August 8, 2011
Professor Evi Pover
Gender Identity Paper
The human body is interconnected to 2 vary different superhighway systems, they are the nervous system and the endocrine system, which secretes chemical messengers called hormones. According to (Myers, 2008, p 45), “hormones are chemical messengers, manufactured by the endocrine glands, which are produced in one tissue and affect another.” Hormones travel through he bloodstream. The human body is comprised of 2 very important informational highways that influence every bit of aggression, food, and sexual desire that the brain process. The nervous system and the endocrine system are relatives; therefore both systems secrete molecules that activate receptors in a different place.
The interaction between hormones and behavior is quite complex. The body consists of many hormones that are needed for the daily networking of the body functions. The hormones in the endocrine system controls an individual’s life; for instance growth, reproduction, metabolism, moods; which tries to hold everything in check while maintaining a balancing act dealing with stress, the human thought pattern and human actions. Just the sympathetic nervous system, which consists of the arousal part, this section of the human spinal cord operates like this; it dilates the pupil, accelerates the heartbeat then inhibits the digestion to the stomach, pancreas, and liver, in the pancreas the stimulation of glucose for the liver takes place; subsequently, moving on down to the secretion of the epinephrine, and norepinephrine; which in turn relaxes the bladder and stimulates ejection for the male. On the other hand, the parasympathetic nervous system is the calming part of the body, and it is as follows; the pupil contracts and slows down the heartbeat, and stimulates the digestion, which stimulates the gallbladder and contracts the bladder in turn allows the blood to flow to the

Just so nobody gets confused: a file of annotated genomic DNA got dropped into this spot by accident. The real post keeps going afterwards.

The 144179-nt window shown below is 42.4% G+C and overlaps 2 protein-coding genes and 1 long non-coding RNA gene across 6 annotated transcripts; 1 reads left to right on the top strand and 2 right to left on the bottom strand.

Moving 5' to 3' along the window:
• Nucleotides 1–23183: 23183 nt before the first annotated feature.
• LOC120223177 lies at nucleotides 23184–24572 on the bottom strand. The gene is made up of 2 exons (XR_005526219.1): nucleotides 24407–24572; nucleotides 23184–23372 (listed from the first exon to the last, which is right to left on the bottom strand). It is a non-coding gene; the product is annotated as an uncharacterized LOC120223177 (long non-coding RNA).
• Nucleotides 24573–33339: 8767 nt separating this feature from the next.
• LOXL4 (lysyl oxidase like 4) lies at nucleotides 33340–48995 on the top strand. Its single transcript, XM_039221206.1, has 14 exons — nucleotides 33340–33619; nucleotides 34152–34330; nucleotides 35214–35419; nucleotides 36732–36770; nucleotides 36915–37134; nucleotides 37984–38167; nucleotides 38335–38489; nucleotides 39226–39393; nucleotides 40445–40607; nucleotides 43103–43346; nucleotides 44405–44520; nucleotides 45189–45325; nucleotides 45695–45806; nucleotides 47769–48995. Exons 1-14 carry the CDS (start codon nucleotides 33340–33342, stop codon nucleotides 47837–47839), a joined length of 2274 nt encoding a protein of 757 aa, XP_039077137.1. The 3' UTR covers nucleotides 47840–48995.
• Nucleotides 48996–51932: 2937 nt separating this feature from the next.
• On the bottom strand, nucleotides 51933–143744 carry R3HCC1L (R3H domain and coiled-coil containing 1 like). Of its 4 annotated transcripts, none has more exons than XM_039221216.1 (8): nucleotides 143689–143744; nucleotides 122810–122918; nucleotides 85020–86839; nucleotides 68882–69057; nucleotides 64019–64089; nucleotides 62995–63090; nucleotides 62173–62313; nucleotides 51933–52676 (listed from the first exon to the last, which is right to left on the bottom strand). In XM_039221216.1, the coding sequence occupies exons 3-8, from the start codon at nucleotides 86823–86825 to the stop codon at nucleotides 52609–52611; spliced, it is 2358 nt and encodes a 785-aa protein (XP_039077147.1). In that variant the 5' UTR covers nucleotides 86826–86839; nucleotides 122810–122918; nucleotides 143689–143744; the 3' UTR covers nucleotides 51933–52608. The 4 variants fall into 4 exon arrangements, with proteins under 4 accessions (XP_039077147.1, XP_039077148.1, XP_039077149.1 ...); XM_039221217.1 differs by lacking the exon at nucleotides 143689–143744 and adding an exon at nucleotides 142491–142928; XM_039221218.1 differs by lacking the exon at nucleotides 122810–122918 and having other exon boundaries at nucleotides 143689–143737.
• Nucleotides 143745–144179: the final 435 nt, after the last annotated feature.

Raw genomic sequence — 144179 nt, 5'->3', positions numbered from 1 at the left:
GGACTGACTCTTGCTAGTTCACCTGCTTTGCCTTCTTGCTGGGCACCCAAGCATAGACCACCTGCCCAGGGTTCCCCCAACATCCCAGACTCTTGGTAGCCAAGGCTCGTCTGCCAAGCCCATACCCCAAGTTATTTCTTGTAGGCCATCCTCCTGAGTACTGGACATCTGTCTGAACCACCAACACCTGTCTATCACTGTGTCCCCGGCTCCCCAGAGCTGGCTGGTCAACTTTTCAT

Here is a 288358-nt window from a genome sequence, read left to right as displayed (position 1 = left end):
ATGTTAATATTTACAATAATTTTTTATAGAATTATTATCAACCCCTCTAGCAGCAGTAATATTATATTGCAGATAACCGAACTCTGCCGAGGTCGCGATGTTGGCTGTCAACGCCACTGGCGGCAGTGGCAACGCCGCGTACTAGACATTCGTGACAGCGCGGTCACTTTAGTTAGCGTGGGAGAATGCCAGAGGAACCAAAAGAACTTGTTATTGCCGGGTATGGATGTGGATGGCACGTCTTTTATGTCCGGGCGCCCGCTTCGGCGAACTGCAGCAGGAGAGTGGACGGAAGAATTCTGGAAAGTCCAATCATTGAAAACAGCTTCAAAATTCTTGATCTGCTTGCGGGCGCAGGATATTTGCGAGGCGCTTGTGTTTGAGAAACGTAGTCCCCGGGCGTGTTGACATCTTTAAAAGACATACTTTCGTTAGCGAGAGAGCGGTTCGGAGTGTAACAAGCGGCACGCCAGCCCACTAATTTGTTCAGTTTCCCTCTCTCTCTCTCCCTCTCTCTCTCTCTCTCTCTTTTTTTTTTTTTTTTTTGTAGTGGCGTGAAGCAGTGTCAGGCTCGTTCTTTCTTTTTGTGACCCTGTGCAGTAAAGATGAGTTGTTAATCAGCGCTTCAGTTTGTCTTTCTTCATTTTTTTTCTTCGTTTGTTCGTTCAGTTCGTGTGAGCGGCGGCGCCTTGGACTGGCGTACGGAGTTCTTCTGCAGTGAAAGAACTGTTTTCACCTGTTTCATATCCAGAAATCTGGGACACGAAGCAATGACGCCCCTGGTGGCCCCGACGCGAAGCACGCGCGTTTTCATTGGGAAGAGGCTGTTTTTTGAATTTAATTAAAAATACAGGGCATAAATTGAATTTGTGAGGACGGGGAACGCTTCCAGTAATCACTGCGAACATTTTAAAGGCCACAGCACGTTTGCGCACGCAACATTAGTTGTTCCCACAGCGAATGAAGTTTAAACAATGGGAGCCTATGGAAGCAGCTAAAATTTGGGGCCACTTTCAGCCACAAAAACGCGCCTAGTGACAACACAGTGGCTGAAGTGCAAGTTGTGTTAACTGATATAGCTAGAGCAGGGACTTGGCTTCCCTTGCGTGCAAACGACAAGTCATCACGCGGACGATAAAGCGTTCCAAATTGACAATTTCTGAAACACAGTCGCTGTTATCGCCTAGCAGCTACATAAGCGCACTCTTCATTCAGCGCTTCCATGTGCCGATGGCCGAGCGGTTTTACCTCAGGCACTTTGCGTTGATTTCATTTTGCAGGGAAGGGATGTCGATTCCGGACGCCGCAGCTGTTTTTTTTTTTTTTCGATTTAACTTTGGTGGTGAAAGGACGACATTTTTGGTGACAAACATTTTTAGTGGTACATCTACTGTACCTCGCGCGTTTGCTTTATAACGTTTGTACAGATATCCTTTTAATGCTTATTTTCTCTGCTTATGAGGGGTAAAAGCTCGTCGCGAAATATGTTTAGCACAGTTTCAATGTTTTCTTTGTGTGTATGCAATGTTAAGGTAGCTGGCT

References: Myers, D. G. (2008). Exploring Psychology in Modules (7th. ed.). (C. Woods, Ed.) Holland, Michigan, USA: Worth. Pinel, J. P. (2009). Biopsychology (7 ed.). Boston, Massachuetts, USA: Allyn and Bacon. Saldanha, C. J., & Silver, R. (2011). Hormones and Behavior. Society of Behavioral Neuroendocrinology , 304-312.